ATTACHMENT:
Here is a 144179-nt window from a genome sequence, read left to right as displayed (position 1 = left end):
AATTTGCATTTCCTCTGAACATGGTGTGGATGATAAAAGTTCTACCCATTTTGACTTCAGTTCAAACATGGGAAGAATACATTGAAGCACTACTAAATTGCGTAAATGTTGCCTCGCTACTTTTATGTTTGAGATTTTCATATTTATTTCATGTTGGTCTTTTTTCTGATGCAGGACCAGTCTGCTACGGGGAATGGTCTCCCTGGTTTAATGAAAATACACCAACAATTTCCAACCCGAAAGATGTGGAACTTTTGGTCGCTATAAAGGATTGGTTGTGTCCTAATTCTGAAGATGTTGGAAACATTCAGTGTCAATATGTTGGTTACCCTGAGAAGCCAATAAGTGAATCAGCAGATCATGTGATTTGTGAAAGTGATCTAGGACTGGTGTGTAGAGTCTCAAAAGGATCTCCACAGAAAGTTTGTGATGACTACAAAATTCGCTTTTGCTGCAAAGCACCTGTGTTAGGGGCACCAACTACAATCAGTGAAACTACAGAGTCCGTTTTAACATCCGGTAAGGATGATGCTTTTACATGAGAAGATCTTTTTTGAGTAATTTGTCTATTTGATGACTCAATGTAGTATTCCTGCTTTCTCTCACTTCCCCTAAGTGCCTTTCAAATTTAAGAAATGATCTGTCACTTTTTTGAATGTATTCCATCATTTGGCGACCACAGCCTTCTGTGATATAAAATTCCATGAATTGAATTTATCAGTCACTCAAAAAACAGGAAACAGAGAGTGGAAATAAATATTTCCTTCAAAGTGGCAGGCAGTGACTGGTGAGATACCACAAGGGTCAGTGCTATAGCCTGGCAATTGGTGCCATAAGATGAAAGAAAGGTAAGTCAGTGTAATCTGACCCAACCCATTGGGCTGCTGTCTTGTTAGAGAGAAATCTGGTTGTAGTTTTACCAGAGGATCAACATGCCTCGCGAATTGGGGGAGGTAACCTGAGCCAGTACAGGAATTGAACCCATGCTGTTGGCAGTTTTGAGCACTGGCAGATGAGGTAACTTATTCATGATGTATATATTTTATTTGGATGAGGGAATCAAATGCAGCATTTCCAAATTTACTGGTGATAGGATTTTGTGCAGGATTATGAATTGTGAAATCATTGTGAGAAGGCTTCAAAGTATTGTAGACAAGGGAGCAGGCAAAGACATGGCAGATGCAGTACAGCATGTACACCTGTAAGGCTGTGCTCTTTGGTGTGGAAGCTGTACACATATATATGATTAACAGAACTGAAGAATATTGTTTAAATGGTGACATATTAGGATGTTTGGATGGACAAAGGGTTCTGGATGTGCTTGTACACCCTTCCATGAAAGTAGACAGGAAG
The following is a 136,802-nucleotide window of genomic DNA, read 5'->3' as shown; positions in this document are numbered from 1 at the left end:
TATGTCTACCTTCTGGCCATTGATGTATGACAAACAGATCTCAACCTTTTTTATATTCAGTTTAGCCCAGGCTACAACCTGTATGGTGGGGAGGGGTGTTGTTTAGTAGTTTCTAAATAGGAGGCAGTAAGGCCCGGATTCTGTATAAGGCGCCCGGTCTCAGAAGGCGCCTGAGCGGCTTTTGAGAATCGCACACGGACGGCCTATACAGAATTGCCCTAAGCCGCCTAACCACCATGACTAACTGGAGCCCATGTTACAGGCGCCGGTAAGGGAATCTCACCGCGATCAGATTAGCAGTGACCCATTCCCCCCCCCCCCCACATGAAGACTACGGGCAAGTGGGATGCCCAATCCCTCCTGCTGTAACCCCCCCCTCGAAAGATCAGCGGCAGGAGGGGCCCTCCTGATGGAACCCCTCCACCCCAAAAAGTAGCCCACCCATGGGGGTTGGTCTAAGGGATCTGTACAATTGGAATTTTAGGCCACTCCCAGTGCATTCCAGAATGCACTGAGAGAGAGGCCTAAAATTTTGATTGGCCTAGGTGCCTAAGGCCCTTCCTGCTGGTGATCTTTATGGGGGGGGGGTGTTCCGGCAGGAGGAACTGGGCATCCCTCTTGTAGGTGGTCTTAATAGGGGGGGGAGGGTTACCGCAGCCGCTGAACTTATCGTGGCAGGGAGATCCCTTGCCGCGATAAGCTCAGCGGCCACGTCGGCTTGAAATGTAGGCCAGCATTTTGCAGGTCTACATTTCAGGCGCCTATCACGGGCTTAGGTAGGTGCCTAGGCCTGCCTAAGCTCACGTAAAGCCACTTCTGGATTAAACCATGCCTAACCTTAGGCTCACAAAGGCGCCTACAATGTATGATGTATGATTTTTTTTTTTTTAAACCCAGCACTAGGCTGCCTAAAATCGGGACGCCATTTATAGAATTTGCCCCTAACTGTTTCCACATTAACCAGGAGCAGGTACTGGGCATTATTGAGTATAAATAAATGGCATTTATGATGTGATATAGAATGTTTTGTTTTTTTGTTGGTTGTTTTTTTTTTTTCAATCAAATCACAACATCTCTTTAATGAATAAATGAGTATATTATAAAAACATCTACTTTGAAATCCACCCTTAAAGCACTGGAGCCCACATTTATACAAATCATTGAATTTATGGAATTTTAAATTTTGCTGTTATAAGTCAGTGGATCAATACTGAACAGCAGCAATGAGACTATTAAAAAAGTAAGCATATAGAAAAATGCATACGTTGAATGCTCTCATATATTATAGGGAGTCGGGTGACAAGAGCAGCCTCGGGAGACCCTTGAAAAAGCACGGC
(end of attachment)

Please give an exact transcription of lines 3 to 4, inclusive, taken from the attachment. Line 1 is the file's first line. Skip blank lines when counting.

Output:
The following is a 136,802-nucleotide window of genomic DNA, read 5'->3' as shown; positions in this document are numbered from 1 at the left end:
TATGTCTACCTTCTGGCCATTGATGTATGACAAACAGATCTCAACCTTTTTTATATTCAGTTTAGCCCAGGCTACAACCTGTATGGTGGGGAGGGGTGTTGTTTAGTAGTTTCTAAATAGGAGGCAGTAAGGCCCGGATTCTGTATAAGGCGCCCGGTCTCAGAAGGCGCCTGAGCGGCTTTTGAGAATCGCACACGGACGGCCTATACAGAATTGCCCTAAGCCGCCTAACCACCATGACTAACTGGAGCCCATGTTACAGGCGCCGGTAAGGGAATCTCACCGCGATCAGATTAGCAGTGACCCATTCCCCCCCCCCCCCACATGAAGACTACGGGCAAGTGGGATGCCCAATCCCTCCTGCTGTAACCCCCCCCTCGAAAGATCAGCGGCAGGAGGGGCCCTCCTGATGGAACCCCTCCACCCCAAAAAGTAGCCCACCCATGGGGGTTGGTCTAAGGGATCTGTACAATTGGAATTTTAGGCCACTCCCAGTGCATTCCAGAATGCACTGAGAGAGAGGCCTAAAATTTTGATTGGCCTAGGTGCCTAAGGCCCTTCCTGCTGGTGATCTTTATGGGGGGGGGGTGTTCCGGCAGGAGGAACTGGGCATCCCTCTTGTAGGTGGTCTTAATAGGGGGGGGAGGGTTACCGCAGCCGCTGAACTTATCGTGGCAGGGAGATCCCTTGCCGCGATAAGCTCAGCGGCCACGTCGGCTTGAAATGTAGGCCAGCATTTTGCAGGTCTACATTTCAGGCGCCTATCACGGGCTTAGGTAGGTGCCTAGGCCTGCCTAAGCTCACGTAAAGCCACTTCTGGATTAAACCATGCCTAACCTTAGGCTCACAAAGGCGCCTACAATGTATGATGTATGATTTTTTTTTTTTTAAACCCAGCACTAGGCTGCCTAAAATCGGGACGCCATTTATAGAATTTGCCCCTAACTGTTTCCACATTAACCAGGAGCAGGTACTGGGCATTATTGAGTATAAATAAATGGCATTTATGATGTGATATAGAATGTTTTGTTTTTTTGTTGGTTGTTTTTTTTTTTTCAATCAAATCACAACATCTCTTTAATGAATAAATGAGTATATTATAAAAACATCTACTTTGAAATCCACCCTTAAAGCACTGGAGCCCACATTTATACAAATCATTGAATTTATGGAATTTTAAATTTTGCTGTTATAAGTCAGTGGATCAATACTGAACAGCAGCAATGAGACTATTAAAAAAGTAAGCATATAGAAAAATGCATACGTTGAATGCTCTCATATATTATAGGGAGTCGGGTGACAAGAGCAGCCTCGGGAGACCCTTGAAAAAGCACGGC